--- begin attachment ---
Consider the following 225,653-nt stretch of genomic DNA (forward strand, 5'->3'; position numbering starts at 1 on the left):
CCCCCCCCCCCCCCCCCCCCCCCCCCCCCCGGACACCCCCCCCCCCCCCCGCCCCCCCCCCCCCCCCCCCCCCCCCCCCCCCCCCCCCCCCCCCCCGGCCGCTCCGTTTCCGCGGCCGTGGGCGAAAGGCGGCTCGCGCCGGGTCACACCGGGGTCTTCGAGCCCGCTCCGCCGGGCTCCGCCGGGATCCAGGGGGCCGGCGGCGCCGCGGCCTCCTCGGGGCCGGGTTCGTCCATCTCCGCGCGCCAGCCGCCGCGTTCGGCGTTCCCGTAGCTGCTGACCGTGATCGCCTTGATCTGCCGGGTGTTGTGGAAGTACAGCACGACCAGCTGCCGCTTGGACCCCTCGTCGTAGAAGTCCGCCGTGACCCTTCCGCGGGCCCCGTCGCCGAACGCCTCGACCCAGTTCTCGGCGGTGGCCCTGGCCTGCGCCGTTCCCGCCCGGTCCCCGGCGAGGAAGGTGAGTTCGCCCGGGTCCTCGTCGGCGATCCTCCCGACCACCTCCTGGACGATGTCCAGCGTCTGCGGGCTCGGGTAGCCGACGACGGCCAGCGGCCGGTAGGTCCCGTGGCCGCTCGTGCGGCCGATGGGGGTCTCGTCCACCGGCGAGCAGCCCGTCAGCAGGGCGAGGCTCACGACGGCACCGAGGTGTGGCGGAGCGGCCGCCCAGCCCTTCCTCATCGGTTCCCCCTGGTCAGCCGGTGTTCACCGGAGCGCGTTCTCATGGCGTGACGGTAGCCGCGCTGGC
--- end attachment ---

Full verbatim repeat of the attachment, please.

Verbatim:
Consider the following 225,653-nt stretch of genomic DNA (forward strand, 5'->3'; position numbering starts at 1 on the left):
CCCCCCCCCCCCCCCCCCCCCCCCCCCCCCGGACACCCCCCCCCCCCCCCGCCCCCCCCCCCCCCCCCCCCCCCCCCCCCCCCCCCCCCCCCCCCCGGCCGCTCCGTTTCCGCGGCCGTGGGCGAAAGGCGGCTCGCGCCGGGTCACACCGGGGTCTTCGAGCCCGCTCCGCCGGGCTCCGCCGGGATCCAGGGGGCCGGCGGCGCCGCGGCCTCCTCGGGGCCGGGTTCGTCCATCTCCGCGCGCCAGCCGCCGCGTTCGGCGTTCCCGTAGCTGCTGACCGTGATCGCCTTGATCTGCCGGGTGTTGTGGAAGTACAGCACGACCAGCTGCCGCTTGGACCCCTCGTCGTAGAAGTCCGCCGTGACCCTTCCGCGGGCCCCGTCGCCGAACGCCTCGACCCAGTTCTCGGCGGTGGCCCTGGCCTGCGCCGTTCCCGCCCGGTCCCCGGCGAGGAAGGTGAGTTCGCCCGGGTCCTCGTCGGCGATCCTCCCGACCACCTCCTGGACGATGTCCAGCGTCTGCGGGCTCGGGTAGCCGACGACGGCCAGCGGCCGGTAGGTCCCGTGGCCGCTCGTGCGGCCGATGGGGGTCTCGTCCACCGGCGAGCAGCCCGTCAGCAGGGCGAGGCTCACGACGGCACCGAGGTGTGGCGGAGCGGCCGCCCAGCCCTTCCTCATCGGTTCCCCCTGGTCAGCCGGTGTTCACCGGAGCGCGTTCTCATGGCGTGACGGTAGCCGCGCTGGC